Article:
One of the big changes compared to The Stick of Truth is the added layer of strategy that moving freely around the grind offers. Before you decide what to do you can move around the grid to position yourself for maximum effect. Pushing enemies into each other or your fellow superheroes and causing status effects are also important ingredients (fart on an enemy before the encounter and they'll start it "grossed out" and vomiting). Overall, the combat is enjoyable and surprisingly deep, but it's not as varied as we first thought and the grunt encounters will feel a bit meaningless after a while, just like in most role-playing games. You'll enjoy it more if you constantly switch the three heroes you bring into combat and you're always free to do so before a standard encounter.
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While you level up and earn XP in the game, the key way in which you power your character is in the artifact slots you unlock as you level up. Here you can place various artifacts (different types and variants are given as quest rewards, found, crafted, or bought at vendors) boosting your might (base stats), but also granting you various perks (more knockback damage, boosting ally health, etc). It's a simple system; you can simply focus on just placing the artifacts that boost your might the most, but to really get the most out of your team you should also have perks that boost their abilities. If you use powers with lots of pushing it may be cool to increase the knockback damage, or if you tend to inflict a lot of status effects maybe boosting the effectiveness of those is the way to go, certain boss encounters will require specific approaches though.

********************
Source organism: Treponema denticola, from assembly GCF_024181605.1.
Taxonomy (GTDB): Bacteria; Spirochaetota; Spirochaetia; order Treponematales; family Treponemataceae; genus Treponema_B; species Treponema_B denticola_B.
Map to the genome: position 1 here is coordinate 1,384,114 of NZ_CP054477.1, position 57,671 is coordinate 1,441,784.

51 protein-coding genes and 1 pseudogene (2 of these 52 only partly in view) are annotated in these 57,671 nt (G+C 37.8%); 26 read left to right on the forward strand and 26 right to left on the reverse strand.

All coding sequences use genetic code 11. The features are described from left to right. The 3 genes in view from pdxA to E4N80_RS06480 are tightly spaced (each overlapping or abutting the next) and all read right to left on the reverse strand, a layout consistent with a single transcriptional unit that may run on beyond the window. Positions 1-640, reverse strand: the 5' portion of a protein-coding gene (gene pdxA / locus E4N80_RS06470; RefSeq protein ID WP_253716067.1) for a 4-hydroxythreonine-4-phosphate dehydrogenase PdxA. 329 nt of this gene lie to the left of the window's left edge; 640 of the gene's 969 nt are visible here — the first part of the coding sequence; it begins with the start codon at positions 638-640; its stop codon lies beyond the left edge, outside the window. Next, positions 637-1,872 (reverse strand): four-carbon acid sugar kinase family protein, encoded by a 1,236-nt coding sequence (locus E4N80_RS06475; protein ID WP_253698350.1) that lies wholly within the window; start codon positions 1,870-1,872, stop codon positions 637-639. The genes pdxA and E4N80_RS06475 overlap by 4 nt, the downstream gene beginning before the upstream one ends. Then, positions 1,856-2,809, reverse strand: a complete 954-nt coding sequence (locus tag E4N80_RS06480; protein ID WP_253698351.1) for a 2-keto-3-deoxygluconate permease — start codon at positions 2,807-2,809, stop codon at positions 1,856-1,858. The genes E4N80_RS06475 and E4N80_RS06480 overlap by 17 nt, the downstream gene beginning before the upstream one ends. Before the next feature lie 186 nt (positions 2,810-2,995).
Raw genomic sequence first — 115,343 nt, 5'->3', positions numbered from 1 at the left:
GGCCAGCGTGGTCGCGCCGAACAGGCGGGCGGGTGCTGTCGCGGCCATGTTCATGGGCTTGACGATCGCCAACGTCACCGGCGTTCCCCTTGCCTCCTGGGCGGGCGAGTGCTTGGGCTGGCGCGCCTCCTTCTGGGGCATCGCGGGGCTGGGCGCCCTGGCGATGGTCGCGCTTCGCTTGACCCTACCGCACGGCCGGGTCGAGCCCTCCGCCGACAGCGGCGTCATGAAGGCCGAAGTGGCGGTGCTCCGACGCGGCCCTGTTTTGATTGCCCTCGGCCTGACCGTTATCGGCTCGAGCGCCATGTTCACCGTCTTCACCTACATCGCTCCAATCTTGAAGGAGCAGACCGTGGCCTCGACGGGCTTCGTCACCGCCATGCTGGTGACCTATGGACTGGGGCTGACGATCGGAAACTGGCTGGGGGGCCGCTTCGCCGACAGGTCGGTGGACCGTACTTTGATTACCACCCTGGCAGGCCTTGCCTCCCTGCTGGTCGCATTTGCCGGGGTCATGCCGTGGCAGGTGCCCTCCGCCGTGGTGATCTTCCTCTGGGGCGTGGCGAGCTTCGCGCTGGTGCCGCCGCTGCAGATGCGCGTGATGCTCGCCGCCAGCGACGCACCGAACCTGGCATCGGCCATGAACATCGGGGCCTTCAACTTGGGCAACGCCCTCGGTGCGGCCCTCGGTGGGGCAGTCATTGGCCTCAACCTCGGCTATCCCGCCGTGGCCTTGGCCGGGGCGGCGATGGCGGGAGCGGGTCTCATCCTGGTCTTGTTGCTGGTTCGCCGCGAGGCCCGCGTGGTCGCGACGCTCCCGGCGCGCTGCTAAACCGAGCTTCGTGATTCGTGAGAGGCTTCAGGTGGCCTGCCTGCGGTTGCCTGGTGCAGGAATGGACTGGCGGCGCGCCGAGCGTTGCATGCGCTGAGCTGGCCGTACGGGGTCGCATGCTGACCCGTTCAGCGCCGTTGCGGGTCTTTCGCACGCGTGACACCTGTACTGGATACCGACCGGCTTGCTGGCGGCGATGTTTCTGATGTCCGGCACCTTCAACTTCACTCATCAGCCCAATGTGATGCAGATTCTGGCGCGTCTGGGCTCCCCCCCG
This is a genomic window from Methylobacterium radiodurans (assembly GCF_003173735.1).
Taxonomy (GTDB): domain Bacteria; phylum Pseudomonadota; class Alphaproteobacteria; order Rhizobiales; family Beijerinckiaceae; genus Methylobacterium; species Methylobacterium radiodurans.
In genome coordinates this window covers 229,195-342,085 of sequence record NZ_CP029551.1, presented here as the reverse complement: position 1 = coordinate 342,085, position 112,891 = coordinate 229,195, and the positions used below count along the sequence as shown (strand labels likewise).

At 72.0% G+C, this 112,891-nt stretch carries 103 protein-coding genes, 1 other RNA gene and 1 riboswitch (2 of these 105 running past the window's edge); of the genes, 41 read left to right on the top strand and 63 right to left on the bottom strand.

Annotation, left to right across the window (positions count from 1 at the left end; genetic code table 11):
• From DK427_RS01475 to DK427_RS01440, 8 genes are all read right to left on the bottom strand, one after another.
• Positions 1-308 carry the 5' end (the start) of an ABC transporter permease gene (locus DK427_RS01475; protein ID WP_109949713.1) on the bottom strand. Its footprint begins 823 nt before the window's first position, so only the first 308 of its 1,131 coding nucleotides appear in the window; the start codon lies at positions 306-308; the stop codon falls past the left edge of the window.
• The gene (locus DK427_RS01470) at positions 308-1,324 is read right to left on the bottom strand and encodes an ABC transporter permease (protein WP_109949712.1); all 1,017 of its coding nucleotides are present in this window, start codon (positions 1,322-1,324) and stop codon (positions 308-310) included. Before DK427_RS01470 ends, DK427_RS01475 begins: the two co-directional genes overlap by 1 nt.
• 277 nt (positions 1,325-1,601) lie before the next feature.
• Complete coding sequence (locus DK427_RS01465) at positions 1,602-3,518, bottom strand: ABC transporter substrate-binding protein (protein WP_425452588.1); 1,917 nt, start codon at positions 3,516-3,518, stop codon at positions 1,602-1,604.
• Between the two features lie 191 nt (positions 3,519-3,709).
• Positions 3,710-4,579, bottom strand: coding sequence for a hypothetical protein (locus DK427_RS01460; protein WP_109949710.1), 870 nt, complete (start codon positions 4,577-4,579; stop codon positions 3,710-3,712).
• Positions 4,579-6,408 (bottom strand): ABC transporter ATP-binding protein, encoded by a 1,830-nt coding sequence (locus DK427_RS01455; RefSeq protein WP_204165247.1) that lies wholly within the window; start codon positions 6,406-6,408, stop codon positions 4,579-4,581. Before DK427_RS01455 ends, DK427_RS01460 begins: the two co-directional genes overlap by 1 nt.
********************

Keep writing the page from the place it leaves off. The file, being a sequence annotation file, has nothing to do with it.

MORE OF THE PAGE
As longtime viewers, we came to appreciate the many Easter eggs and references in town. You'll be collecting Member Berries and yaoi paintings of Tweek and Craig, you can go see the wall keeping you out of Canada, and PC Principal is there to lay down the law as the most hands-on Social Justice Warrior you can think of. In fact, PC Principal will teach you a mechanic that allows you to stamp out micro-aggressions in the middle of combat (it's a silly little mechanic, but it made us laugh every time it happened). There is an artifact that references one of our favourite recent episodes (Cock Magic), and well, that's probably our main concern about the story here. There's just not enough Randy Marsh. But then again we can never have enough Randy Marsh. Another favourite of ours, Mr. Mackey, has a somewhat bigger part to play as he lets you delve into your gender and sexual orientation, he also leads an extremely entertaining counselling session with Tweek and Craig.